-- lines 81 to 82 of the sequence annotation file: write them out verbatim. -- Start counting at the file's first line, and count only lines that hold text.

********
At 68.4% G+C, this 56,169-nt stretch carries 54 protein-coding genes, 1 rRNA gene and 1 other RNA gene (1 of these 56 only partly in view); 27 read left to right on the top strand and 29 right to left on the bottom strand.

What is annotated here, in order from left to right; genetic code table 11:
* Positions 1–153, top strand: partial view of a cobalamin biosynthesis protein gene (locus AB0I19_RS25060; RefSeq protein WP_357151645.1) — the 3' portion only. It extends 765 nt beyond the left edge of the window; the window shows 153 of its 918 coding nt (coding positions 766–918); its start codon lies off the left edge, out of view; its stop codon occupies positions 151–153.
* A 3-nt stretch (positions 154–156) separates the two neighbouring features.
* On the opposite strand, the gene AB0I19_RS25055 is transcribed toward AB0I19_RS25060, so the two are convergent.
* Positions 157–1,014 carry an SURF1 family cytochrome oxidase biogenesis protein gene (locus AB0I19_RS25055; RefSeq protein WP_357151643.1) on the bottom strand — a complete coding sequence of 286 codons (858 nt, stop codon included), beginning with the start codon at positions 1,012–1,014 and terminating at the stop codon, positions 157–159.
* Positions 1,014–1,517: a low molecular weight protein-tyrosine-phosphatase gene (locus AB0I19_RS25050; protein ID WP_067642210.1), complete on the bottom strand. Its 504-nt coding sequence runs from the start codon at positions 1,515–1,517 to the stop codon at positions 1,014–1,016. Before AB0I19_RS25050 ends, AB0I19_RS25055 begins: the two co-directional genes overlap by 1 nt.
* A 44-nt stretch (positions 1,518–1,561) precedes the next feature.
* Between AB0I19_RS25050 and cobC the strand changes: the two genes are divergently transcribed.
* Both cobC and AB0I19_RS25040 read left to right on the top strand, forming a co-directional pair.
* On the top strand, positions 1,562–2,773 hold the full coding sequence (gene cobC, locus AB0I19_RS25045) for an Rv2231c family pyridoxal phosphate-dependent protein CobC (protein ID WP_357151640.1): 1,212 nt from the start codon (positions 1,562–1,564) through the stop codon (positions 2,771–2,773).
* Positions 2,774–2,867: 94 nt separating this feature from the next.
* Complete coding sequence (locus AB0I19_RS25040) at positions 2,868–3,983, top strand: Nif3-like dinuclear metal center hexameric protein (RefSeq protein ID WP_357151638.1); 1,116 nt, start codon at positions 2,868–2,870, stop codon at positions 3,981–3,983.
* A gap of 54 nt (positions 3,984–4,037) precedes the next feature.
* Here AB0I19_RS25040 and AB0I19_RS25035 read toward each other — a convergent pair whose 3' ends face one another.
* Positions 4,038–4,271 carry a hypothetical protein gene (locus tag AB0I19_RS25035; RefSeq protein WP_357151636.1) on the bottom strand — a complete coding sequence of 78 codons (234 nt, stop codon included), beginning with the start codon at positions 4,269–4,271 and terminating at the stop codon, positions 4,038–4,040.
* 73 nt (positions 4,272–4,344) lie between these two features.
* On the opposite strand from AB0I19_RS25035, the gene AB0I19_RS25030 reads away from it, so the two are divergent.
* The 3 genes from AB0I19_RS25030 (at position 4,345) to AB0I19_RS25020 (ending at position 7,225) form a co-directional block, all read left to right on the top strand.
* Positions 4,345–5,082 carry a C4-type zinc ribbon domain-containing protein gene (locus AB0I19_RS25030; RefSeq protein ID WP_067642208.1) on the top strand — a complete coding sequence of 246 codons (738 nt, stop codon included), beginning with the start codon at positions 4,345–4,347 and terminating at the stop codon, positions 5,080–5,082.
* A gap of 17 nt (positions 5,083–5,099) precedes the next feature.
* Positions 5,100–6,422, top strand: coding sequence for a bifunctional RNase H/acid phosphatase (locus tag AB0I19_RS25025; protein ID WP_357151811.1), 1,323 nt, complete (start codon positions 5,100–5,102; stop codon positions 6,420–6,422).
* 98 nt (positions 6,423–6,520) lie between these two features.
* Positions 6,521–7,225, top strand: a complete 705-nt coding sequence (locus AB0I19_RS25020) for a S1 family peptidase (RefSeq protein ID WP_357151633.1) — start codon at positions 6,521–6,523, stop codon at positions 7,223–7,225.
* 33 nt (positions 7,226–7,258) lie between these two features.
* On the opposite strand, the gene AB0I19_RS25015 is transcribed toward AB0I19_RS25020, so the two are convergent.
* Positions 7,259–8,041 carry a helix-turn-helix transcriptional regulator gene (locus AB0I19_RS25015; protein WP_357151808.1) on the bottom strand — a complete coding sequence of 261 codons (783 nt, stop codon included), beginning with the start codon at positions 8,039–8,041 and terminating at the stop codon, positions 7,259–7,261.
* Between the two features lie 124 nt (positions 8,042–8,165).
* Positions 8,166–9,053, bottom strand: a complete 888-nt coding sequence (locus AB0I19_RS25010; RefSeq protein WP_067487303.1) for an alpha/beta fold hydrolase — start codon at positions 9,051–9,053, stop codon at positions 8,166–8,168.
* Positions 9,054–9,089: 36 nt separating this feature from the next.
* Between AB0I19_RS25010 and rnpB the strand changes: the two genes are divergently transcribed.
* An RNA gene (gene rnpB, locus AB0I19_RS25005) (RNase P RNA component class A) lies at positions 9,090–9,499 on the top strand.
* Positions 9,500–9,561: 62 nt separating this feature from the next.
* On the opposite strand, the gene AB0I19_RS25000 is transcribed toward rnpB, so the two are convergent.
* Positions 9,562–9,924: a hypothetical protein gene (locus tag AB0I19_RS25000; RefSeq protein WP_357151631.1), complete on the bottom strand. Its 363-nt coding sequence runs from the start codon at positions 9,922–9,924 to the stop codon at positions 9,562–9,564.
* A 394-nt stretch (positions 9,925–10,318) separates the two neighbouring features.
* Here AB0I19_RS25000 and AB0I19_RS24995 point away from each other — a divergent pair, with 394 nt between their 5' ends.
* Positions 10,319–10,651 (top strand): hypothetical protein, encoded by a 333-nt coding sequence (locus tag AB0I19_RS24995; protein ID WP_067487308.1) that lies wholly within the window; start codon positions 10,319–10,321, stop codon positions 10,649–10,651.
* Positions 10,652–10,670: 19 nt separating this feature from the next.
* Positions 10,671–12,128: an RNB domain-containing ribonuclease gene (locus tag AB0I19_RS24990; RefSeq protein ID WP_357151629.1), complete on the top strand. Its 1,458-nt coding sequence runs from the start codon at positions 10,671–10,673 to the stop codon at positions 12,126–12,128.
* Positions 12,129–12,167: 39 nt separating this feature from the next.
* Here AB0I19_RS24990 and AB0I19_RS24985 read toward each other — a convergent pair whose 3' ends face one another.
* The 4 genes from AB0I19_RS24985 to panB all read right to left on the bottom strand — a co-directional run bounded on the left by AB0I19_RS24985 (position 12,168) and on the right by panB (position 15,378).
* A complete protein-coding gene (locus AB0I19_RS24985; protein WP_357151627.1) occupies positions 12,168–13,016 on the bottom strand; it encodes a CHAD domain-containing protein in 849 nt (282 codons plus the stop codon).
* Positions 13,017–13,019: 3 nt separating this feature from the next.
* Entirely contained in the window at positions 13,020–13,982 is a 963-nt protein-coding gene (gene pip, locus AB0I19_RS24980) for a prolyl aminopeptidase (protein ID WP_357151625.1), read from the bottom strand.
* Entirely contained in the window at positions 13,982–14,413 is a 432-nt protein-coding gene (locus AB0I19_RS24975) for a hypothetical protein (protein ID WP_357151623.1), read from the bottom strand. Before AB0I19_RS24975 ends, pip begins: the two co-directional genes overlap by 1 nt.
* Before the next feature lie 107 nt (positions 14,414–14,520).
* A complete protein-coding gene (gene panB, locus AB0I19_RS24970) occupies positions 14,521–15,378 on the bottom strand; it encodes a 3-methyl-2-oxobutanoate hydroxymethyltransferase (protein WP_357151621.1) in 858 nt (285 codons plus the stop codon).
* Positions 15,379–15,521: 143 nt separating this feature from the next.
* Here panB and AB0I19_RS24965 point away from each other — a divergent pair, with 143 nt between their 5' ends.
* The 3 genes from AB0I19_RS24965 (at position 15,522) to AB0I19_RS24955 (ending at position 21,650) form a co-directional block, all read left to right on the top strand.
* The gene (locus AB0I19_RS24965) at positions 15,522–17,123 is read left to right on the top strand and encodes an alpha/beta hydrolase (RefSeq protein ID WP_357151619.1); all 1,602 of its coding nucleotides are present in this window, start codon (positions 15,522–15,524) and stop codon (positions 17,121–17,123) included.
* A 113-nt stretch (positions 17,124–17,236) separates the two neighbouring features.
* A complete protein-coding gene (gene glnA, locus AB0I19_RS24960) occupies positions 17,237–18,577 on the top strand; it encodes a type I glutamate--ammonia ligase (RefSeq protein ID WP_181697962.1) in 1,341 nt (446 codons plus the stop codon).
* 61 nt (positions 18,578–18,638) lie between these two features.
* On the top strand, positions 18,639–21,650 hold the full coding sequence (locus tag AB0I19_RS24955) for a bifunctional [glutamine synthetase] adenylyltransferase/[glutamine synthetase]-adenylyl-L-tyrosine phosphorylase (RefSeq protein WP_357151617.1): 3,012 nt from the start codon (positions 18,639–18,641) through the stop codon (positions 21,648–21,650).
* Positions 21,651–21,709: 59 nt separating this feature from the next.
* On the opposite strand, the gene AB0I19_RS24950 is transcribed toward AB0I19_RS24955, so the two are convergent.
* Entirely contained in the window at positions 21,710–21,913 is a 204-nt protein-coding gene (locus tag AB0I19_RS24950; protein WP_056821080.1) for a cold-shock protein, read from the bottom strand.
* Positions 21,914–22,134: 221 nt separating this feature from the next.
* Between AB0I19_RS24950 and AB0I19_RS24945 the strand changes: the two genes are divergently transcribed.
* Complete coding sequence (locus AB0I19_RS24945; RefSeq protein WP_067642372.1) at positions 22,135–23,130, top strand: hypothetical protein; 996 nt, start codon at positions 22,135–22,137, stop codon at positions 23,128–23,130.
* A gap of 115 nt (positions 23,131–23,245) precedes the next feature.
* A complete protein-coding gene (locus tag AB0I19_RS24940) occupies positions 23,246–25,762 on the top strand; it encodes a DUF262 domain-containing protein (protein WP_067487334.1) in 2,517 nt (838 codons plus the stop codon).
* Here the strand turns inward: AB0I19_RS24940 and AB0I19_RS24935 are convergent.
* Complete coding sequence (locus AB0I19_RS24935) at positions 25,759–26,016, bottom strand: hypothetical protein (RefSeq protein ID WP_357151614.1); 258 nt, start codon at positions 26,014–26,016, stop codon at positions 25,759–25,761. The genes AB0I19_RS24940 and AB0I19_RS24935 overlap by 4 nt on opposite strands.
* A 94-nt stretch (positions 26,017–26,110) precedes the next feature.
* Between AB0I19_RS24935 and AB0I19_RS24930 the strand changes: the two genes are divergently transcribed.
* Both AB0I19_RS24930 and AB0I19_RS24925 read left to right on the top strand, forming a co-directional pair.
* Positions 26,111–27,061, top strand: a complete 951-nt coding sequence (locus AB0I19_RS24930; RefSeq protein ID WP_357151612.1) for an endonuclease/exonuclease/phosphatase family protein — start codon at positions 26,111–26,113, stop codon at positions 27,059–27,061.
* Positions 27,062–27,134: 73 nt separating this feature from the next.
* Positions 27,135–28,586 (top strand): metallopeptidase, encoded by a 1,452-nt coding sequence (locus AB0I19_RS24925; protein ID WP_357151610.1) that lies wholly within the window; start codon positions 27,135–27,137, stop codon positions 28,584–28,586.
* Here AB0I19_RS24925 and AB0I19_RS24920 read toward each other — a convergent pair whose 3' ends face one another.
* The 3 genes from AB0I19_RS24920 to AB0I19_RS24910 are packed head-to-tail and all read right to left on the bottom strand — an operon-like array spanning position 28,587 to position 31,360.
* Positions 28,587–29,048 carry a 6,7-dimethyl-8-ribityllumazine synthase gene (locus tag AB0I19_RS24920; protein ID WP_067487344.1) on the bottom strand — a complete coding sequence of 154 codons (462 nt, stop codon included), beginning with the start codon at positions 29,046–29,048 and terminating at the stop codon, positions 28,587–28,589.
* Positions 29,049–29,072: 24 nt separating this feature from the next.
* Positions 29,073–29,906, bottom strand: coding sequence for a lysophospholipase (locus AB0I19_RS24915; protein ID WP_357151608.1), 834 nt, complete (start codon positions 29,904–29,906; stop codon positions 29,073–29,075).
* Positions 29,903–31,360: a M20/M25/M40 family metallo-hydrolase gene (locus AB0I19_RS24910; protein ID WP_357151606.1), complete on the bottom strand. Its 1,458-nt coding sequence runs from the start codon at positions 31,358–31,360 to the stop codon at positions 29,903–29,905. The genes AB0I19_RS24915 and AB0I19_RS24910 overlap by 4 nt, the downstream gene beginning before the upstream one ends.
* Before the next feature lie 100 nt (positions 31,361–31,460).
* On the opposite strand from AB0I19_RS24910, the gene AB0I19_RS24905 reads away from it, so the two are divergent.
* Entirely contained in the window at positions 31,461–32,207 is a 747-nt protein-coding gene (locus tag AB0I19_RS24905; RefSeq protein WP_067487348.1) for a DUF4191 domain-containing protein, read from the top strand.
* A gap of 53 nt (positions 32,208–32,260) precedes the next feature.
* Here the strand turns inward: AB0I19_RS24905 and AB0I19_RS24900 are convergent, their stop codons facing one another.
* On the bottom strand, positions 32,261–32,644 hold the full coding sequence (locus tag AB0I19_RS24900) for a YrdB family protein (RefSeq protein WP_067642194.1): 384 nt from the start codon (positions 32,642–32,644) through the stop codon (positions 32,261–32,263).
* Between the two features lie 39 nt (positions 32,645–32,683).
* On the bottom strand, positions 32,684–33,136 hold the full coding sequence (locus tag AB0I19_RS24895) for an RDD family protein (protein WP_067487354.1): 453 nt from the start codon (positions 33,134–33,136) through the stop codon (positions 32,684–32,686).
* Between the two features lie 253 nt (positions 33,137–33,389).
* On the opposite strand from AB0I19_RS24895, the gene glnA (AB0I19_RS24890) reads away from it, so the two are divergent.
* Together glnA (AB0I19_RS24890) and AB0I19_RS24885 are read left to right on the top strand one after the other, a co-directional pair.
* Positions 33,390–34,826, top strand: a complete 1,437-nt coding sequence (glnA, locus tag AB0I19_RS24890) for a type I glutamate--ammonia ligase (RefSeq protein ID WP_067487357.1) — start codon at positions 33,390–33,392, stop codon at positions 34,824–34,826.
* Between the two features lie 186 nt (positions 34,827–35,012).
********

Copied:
* On the opposite strand from AB0I19_RS24910, the gene AB0I19_RS24905 reads away from it, so the two are divergent.
* Entirely contained in the window at positions 31,461–32,207 is a 747-nt protein-coding gene (locus tag AB0I19_RS24905; RefSeq protein WP_067487348.1) for a DUF4191 domain-containing protein, read from the top strand.